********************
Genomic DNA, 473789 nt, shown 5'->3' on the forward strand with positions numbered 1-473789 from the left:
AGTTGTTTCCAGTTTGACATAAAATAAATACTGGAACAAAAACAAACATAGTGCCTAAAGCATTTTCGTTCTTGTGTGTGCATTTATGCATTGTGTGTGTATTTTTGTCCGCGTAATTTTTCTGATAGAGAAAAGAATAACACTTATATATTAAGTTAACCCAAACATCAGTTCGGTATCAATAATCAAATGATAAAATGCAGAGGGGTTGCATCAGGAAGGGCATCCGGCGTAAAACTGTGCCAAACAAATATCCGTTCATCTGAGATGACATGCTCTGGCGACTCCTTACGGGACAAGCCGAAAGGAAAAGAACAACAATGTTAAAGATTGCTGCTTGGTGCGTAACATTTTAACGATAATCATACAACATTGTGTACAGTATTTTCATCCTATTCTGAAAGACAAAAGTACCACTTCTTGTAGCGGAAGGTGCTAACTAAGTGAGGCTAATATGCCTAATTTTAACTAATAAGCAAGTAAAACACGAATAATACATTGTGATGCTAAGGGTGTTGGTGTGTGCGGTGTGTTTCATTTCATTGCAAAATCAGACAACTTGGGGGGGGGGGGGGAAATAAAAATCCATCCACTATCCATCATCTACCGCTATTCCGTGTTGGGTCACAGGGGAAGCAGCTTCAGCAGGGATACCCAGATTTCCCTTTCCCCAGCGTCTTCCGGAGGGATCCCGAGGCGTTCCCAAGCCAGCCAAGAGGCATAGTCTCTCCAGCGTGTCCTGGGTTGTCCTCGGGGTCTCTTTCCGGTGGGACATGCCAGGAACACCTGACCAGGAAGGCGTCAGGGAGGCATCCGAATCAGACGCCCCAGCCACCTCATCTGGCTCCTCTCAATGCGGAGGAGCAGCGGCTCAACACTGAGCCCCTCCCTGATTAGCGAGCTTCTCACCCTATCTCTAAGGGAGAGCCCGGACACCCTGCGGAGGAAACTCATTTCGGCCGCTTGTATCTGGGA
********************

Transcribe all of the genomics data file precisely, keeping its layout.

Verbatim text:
Genomic DNA, 473789 nt, shown 5'->3' on the forward strand with positions numbered 1-473789 from the left:
AGTTGTTTCCAGTTTGACATAAAATAAATACTGGAACAAAAACAAACATAGTGCCTAAAGCATTTTCGTTCTTGTGTGTGCATTTATGCATTGTGTGTGTATTTTTGTCCGCGTAATTTTTCTGATAGAGAAAAGAATAACACTTATATATTAAGTTAACCCAAACATCAGTTCGGTATCAATAATCAAATGATAAAATGCAGAGGGGTTGCATCAGGAAGGGCATCCGGCGTAAAACTGTGCCAAACAAATATCCGTTCATCTGAGATGACATGCTCTGGCGACTCCTTACGGGACAAGCCGAAAGGAAAAGAACAACAATGTTAAAGATTGCTGCTTGGTGCGTAACATTTTAACGATAATCATACAACATTGTGTACAGTATTTTCATCCTATTCTGAAAGACAAAAGTACCACTTCTTGTAGCGGAAGGTGCTAACTAAGTGAGGCTAATATGCCTAATTTTAACTAATAAGCAAGTAAAACACGAATAATACATTGTGATGCTAAGGGTGTTGGTGTGTGCGGTGTGTTTCATTTCATTGCAAAATCAGACAACTTGGGGGGGGGGGGGGAAATAAAAATCCATCCACTATCCATCATCTACCGCTATTCCGTGTTGGGTCACAGGGGAAGCAGCTTCAGCAGGGATACCCAGATTTCCCTTTCCCCAGCGTCTTCCGGAGGGATCCCGAGGCGTTCCCAAGCCAGCCAAGAGGCATAGTCTCTCCAGCGTGTCCTGGGTTGTCCTCGGGGTCTCTTTCCGGTGGGACATGCCAGGAACACCTGACCAGGAAGGCGTCAGGGAGGCATCCGAATCAGACGCCCCAGCCACCTCATCTGGCTCCTCTCAATGCGGAGGAGCAGCGGCTCAACACTGAGCCCCTCCCTGATTAGCGAGCTTCTCACCCTATCTCTAAGGGAGAGCCCGGACACCCTGCGGAGGAAACTCATTTCGGCCGCTTGTATCTGGGA